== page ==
Byron voters reject proposed school referendum second year in a row

This year's referendum proposal was presented to voters in the form of two questions. Between the two, the total would have amounted to $41,485,000.

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Alisha Eiken, left, and Nicki Nicholas wave signs supporting the Byron referendum Tuesday, May 11, 2021. (Jordan Shearer /
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Byron voters turned down a $41 million referendum on Tuesday that would have funded a number of upgrades throughout the town's school district.

This marks the second consecutive year Byron voters have rejected a referendum for the schools. A year earlier, voters turned down a larger, $58 million proposal.

"The results are in, and the Byron Public Schools referendum did not pass," Superintendent Joey Page said on social media. "We will continue to engage families, students, staff, and community members in our process to determine the best solution and next steps for our district."


This year's referendum proposal was presented to voters in the form of two questions. The first question asked voters if they would support $29.7 million for a number of upgrades. The second question was contingent on the first passing, and asked voters to support an additional $11.78 million. Between the two, the total would have amounted to $41,485,000.

The votes on the first question were close, with 1,060 people voting "yes" and 1,120 voting "no." It was a difference of only 60 votes. The second question was a little bit more clearly decided, with 944 voting "yes" and 1,252 voting "no." The difference on the second question was 308 votes.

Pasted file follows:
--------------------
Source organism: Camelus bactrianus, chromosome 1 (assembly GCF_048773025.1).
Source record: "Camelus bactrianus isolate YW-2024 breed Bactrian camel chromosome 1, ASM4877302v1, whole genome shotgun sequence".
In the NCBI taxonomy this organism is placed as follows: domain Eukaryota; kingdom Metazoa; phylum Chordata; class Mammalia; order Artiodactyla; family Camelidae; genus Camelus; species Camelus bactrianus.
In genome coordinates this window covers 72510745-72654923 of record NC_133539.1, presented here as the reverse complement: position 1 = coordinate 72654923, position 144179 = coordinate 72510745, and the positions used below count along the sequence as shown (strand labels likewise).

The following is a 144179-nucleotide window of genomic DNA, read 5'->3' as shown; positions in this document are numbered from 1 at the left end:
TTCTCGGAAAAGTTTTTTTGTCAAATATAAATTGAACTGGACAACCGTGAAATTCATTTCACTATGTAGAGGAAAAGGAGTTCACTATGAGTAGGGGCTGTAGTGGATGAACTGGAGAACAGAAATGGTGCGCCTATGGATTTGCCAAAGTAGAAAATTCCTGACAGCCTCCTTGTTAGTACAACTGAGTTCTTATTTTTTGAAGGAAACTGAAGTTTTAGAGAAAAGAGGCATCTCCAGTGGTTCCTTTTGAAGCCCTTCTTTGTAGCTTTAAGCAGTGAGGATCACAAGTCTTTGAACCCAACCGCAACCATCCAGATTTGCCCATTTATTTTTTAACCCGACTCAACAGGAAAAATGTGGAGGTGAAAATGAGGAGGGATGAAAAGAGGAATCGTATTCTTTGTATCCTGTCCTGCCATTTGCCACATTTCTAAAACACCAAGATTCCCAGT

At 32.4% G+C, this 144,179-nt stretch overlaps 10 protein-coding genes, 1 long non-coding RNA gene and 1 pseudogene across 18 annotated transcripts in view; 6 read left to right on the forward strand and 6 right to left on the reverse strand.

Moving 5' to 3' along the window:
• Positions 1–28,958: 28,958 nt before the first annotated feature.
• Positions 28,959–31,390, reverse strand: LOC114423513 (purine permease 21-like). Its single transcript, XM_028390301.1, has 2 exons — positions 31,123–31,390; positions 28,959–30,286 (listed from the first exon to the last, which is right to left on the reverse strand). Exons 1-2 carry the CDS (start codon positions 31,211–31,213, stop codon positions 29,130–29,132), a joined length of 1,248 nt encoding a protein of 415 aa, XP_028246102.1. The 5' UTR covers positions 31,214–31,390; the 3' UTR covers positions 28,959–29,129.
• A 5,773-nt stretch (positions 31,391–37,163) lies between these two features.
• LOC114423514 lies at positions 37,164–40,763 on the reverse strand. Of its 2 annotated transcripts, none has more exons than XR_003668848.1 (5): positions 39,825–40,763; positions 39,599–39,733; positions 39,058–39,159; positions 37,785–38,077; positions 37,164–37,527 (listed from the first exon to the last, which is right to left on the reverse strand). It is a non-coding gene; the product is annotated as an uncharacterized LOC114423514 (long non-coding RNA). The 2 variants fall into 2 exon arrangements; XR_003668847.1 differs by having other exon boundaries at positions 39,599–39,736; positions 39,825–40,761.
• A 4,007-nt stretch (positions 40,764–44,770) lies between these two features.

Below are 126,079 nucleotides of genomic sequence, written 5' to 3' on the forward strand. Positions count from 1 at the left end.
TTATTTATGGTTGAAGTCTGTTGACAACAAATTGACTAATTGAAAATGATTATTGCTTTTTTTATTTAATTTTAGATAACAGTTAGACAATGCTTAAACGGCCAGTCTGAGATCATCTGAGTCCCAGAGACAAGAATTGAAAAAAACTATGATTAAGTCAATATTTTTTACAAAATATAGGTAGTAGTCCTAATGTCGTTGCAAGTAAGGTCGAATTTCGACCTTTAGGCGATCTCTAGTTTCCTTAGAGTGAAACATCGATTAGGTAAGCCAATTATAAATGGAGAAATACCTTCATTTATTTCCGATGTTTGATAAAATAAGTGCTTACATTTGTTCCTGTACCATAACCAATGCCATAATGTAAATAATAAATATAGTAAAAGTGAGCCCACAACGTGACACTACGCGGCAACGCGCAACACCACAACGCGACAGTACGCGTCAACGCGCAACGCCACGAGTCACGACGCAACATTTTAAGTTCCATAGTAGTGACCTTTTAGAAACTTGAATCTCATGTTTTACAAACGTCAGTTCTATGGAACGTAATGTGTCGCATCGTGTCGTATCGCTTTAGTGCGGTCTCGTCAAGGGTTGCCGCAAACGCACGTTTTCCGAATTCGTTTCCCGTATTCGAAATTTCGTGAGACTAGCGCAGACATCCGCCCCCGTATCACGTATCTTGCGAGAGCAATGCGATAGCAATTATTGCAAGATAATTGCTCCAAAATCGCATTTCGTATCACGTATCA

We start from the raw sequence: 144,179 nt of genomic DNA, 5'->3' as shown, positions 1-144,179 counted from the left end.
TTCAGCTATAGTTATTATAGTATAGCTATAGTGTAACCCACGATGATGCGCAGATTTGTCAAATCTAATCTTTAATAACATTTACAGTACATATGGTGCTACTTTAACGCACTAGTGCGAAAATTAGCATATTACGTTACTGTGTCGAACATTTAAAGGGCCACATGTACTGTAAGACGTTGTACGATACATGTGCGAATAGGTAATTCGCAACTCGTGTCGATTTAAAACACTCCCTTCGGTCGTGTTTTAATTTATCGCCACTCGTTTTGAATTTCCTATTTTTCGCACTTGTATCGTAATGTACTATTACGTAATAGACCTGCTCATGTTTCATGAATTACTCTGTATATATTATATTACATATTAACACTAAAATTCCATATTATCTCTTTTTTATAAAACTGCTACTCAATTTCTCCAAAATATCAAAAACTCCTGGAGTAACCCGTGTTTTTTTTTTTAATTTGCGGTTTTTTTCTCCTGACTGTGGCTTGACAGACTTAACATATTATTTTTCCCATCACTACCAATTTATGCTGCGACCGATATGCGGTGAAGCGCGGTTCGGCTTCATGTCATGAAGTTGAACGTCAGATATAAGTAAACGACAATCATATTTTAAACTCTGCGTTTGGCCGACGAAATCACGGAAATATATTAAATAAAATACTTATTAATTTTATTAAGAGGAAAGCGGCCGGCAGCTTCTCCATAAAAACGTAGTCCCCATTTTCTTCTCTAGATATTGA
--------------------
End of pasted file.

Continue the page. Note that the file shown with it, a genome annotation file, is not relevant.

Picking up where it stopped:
Between the two questions, the referendum would have provided funding for more classroom space at the high school, updates to the athletic fields at the middle school and high school, as well as the construction of an auditorium at the high school, among other projects.

Even though last year's referendum failed, there were several voters who were hopeful about a different outcome, drawing distinctions between the two versions. For one, the 2020 referendum came at a time of great uncertainty as the pandemic was just getting underway. The overall cost of the referendum was also higher during the first version in 2020.

"I just think the economic outlook for everybody is so different now," said Suzanne Birch, who voted in favor of this year's referendum. "There was such an unknown last year."

Voters streamed in and out of Byron Middle School throughout the day to either show their support or opposition at the ballot box. Alisha Eiken and Nicki Nicholas took to the street on Tuesday, encouraging passing vehicles to vote "yes" on the referendum. They both were part of a committee formed to help the referendum pass.

Bryan Akervik said he voted "yes" to both questions.

"This town has been fortunate enough to have a ton of growth," he said. "With that comes the need to have facilities that match that growth. For me personally, taking care of the kids and making sure they have a good environment to learn in is the most important thing."


Ryan Knudson also voiced support for the projects, saying the district should have gone ahead with it more than a decade ago when they first built the high school. He went on to say that the district needs the upgrades and that the projects will only become more expensive over time.

For others, though, cost of the referendum was still a little too much to support. Don Voll described the proposed referendum as a "waste of money." He went on to say that the referendum wasn't about the classrooms, but other, unnecessary additions.

Elvira Broton, who has lived in Byron for 60 years, also voted "no."

"My taxes keep going up and up. I live on Social Security, and they're going to force me right out of my house if the taxes keep going," she said. "Not everybody can have everything they want when they want it, and this town is notorious for raising taxes."

Jordan Shearer covers K-12 education for the Post Bulletin. A Rochester native, he graduated from Bemidji State University in 2013 before heading out to write for a small newsroom in the boonies of western Nebraska. Bringing things full circle, he returned to Rochester in 2020 just shy of a decade after leaving. Readers can reach Jordan at 507-285-7710 or
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